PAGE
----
Using compostable containers for sample storage was not only an effective replacement for plastic containers, but also about half the cost. We have seen the greatest cost savings from reducing fume hood run times and reducing our use of organic solvents in the lab.

How long did it take to implement the changes?

We started reducing our plastic consumption in 2019 by switching to reusable glassware and compostable jars. It took about a year for everything to be implemented on the waste side.

The energy side of things took longer. Energy efficiency was led by our institution’s facilities team and Toni Hollowell, the institute’s facilities manager and one of the paper’s co-authors. Emails were constantly sent to staff throughout the building, reminding them to turn off equipment. It took a long time for the facilities team to figure out how we use our hoods and which ones could be turned off when.

We are always looking for ways to improve our sustainability. Everyone on the team agrees — they’ve seen the benefits. Everyone is so good now at turning off equipment and lowering hood flaps. It just became normal and automatic.

The Irish Government’s 2019 Climate Action Plan set a target to improve energy efficiency by 33% by 2020. Has this affected your lab’s plans?

Government mandates to reduce our waste and increase our energy efficiency have helped. I think I would have tried anyway. I had thought, “Surely there is something we can do to be more sustainable.” But the strategies and policies of the government definitely emboldened me, and I think I got more support from management because of them. If this government policy had not existed, it would have been more difficult because people really do not like change. Especially when it comes to standard operating procedures (SOPs) — they’re very formal and you need to follow them to the letter. To change things, you have to rewrite the SOPs or change them, and people just don’t like the extra work involved.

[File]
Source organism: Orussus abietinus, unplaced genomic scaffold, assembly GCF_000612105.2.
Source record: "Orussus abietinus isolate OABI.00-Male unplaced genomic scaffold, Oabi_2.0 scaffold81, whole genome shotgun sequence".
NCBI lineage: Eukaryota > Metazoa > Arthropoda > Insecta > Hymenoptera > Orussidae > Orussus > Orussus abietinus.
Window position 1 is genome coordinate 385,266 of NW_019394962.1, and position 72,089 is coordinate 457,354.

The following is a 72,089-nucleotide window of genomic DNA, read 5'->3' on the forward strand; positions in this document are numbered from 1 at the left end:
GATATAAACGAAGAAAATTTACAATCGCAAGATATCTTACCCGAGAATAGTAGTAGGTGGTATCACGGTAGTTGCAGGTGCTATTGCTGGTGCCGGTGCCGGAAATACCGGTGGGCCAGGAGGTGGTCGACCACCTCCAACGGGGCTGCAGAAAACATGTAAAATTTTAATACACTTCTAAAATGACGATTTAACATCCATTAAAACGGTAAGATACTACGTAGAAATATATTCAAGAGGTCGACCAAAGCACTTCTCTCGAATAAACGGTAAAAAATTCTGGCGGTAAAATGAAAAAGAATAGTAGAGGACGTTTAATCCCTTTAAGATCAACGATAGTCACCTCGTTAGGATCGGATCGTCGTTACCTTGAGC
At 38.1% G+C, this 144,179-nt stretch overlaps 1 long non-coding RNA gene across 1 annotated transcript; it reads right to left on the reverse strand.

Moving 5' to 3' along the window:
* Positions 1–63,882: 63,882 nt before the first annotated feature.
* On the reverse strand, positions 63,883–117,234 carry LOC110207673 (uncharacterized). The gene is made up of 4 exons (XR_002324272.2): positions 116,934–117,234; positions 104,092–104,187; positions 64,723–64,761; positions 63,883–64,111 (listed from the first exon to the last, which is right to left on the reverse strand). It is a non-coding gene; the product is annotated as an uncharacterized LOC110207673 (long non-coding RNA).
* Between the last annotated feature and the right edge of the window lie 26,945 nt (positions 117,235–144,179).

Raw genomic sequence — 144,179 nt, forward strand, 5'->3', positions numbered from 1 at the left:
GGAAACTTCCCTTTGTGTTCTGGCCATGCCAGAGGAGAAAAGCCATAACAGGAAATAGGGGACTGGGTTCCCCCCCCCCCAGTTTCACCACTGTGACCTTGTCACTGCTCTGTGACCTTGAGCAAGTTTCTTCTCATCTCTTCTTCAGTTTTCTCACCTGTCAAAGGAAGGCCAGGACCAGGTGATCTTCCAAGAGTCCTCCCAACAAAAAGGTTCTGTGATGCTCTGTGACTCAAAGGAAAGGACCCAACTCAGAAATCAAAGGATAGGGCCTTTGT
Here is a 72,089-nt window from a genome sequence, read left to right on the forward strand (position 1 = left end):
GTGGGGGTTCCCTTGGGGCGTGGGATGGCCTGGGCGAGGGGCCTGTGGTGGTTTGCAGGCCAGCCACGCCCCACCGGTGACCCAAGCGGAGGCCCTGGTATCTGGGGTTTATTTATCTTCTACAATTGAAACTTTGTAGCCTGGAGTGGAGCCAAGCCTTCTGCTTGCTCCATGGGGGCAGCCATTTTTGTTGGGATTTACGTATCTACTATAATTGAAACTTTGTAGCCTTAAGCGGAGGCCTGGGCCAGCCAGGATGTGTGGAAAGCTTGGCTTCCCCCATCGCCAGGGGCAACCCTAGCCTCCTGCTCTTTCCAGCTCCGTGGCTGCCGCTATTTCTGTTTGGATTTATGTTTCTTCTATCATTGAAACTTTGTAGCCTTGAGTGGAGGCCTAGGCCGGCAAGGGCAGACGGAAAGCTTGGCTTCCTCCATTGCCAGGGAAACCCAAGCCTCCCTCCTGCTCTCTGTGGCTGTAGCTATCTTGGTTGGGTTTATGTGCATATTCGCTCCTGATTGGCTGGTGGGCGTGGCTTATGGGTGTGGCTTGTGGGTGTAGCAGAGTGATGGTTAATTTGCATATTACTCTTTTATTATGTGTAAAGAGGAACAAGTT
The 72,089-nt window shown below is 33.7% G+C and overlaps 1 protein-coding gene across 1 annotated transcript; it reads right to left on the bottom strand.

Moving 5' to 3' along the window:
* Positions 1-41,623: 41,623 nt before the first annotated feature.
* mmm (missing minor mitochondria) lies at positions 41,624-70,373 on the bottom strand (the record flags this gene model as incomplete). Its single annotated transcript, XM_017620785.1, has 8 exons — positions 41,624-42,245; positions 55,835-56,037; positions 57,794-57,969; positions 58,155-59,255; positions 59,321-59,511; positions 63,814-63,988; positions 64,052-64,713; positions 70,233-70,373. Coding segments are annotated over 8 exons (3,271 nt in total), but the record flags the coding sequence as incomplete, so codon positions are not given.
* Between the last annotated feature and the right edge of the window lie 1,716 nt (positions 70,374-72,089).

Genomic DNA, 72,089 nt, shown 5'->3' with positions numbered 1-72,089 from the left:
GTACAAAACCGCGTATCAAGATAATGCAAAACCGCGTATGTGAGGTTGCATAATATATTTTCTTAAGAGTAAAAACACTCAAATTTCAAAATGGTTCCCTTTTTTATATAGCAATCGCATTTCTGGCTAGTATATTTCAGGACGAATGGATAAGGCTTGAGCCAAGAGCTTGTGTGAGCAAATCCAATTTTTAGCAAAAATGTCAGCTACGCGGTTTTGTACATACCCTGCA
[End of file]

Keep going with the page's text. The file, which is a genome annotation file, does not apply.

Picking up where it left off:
But the fact that we have achieved significant financial savings should encourage people to spearhead change.

What would you recommend to other labs that want to be more sustainable?

Being part of a network is ideal for stimulating ideas and motivating change. In Ireland, there is a network (of which I am a member) called Irish Green Labs, there is also the Sustainable European Laboratories network. The My Green Lab ambassador program is open to everyone, offers training modules and organizes conferences on laboratory sustainability.

Tell us about the My Green Lab certification.

The certification program consists of taking a survey and obtaining a certain score. It also requires some changes to be made to freezer inventory, water consumption, and ventilation. We started working on our freezer inventory, but we didn’t look at other things, like water consumption.

What kind of institutional change would you like to see?

I hope there will be more government support for these kinds of changes and more changes in terms of lab funding. Funding agencies should impose some form of green certification on a laboratory before it is funded. There are many other research requirements, such as integrity, diversity, and human resources. I think it is also essential that the laboratories operate in a sustainable way. There is an ongoing campaign by My Green Lab to urge science funders to stipulate greater lab sustainability as a condition of funding. It would make a huge difference.

Previous The teenage Athlone golfer represents Ireland at home Open
Next Services sector gains again in July